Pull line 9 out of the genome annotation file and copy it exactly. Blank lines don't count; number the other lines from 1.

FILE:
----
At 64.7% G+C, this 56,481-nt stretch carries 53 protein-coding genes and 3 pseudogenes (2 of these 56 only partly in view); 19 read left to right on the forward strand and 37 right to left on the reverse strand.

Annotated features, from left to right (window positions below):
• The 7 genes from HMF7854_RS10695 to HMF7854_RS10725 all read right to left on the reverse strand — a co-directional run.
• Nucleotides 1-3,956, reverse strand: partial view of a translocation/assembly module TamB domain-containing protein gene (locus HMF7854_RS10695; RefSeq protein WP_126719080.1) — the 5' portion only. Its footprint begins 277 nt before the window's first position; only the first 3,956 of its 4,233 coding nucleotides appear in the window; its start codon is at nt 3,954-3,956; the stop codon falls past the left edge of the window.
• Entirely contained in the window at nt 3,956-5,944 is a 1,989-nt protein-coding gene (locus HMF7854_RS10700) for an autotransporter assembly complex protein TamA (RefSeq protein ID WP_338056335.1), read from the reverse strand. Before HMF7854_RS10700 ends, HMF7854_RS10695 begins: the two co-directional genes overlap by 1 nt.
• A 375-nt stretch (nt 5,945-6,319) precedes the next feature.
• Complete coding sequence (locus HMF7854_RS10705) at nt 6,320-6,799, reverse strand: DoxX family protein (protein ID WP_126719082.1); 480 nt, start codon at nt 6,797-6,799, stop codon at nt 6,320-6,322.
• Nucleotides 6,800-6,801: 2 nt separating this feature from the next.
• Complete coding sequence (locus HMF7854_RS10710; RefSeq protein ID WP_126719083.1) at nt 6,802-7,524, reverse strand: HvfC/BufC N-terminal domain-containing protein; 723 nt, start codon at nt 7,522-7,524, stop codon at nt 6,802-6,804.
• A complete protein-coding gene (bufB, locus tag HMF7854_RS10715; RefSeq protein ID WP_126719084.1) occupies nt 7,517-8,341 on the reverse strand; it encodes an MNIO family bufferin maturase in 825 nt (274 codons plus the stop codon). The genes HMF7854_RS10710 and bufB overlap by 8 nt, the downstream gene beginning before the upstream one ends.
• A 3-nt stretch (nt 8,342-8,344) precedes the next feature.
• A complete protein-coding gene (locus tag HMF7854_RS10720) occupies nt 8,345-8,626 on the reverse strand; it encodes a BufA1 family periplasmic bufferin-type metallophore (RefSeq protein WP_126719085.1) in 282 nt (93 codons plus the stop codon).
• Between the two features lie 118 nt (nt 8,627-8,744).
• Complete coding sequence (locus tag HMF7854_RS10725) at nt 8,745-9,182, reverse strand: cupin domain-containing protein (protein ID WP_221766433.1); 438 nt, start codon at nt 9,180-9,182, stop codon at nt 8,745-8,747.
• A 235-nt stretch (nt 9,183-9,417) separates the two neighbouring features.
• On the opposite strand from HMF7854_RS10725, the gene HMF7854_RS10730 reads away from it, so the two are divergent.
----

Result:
• Complete coding sequence (locus HMF7854_RS10710; RefSeq protein ID WP_126719083.1) at nt 6,802-7,524, reverse strand: HvfC/BufC N-terminal domain-containing protein; 723 nt, start codon at nt 7,522-7,524, stop codon at nt 6,802-6,804.